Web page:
NAHJ Boston, you’re on the air at WBUR

For those of you who missed last night’s NAHJ Boston meeting (and you know who you are and we know who you are and where you work) here’s a quick recap.

Sitting three stories above bustling Commonwealth Avenue, eight NAHJ members and three WBUR officials met inside the radio station’s dining hall. WBUR “Con Salsa” host Jose Masso led the meeting by introducing Paul La Camera, general manager;  Sam Fleming, managing editor of news and programming; and John Davidow, news director and managing editor.

They briefly talked about WBUR’s presence in Boston and nationally. The station employees 130 staffers including eight local journalists such as general assignment reporter Bianca Vazquez Tonness. They help  produce local shows such as “On Point,” “Radio Boston,” and “Car Talk.” The station operations on a $21 milllion annual budget, with $7 million coming from listeners and six percent from the federal government. As La Camera pointed out, the station is self-sufficient despite its affiliation with Boston University. “We really are as populist as an institution can be,” he said. They also spoke about the importance of diversity on the dial.

As he, Davidow, and Fleming left skid marks on the tile floor as they dashed out the door to make the Red Sox game, the meeting continued. Several servings of cheese-topped pasta and tender chicken breasts later, new goals were presented.

Among them:

Create a printed facebook of Latino media professionals in Boston. This would serve as an historic narrative, a thoughtful catalog of reporters who worked in TV, print and radio in Boston in the past 30 years or so. This will provide a time frame of which reporters worked where in Boston and where are they now. We would have a printed record to hopefully present a year from now for NAHJ Boston’s anniversary gala. The printed version would be complemented with an online database. The narrative part of the project maybe morph into a student intern project or thesis.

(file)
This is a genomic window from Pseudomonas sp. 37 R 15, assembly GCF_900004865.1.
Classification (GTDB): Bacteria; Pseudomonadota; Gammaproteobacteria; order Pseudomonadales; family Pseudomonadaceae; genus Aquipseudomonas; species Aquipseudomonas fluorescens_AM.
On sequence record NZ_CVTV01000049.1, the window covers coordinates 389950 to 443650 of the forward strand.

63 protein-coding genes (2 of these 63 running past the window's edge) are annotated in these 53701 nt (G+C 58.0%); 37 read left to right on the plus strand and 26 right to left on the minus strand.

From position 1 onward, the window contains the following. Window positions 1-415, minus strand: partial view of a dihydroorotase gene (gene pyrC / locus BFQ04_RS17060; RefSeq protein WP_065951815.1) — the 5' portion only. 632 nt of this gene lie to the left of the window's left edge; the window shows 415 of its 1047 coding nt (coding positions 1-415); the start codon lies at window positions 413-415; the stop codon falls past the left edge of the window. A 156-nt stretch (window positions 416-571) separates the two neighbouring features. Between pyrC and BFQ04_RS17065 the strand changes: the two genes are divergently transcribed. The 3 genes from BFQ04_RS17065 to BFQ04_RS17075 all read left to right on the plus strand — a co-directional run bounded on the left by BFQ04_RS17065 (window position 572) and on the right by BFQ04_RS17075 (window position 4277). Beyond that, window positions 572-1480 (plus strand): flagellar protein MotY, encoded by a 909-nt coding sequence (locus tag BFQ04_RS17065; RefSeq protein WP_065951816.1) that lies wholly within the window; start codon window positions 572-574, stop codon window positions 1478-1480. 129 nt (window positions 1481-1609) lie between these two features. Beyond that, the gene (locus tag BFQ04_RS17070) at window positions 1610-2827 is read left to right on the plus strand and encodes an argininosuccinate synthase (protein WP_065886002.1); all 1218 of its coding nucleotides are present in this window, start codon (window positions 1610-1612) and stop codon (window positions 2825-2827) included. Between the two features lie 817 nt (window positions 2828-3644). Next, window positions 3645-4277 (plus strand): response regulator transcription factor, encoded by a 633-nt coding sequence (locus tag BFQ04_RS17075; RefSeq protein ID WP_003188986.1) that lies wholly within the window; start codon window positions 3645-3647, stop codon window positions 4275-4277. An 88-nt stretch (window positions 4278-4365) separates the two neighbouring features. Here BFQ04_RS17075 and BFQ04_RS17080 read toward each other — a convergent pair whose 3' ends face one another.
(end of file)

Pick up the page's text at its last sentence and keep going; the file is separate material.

Establish a speaker’s bureau, a resource for local community leaders and institutions to go to when they need a Latino media personality to speak on his or her craft or a specific topic.  As we gather the information about our currrent journalists, we will catalog their talents and skills for this bureau.

Brainstorming ways to raise money for student scholarships or projects. One idea mentioned was a gala dinner, perhaps a one-on-one interview with a popular visiting musician and followed with a meet-and-greet dinner at a college such as Berklee. The goal is to have some ideas of where and when to do this in 2009 at the upcoming November meeting.

Network with other local professional networks such as Latino Professional Network and the local chapter of Independent Latino film producers. Have at least one NAHJ member attend their events to establish our presence and spread the word.

Reach out to journalism departments at local colleges and universities to make our presence known. One idea was to have a future meeting at a local college newspaper. (Northeastern, Emerson, etc.)

Create an E-newsletter to let other members and potential members know what we’re doing. (I think I am doing this now with this entry.)

Create an online calendar (perhaps on this blog or our facebook page) of future meetings, which will take place the second or third Thursday of every month and at various local news organizations. (NESN, WCVB or WBZ-TV, etc.)



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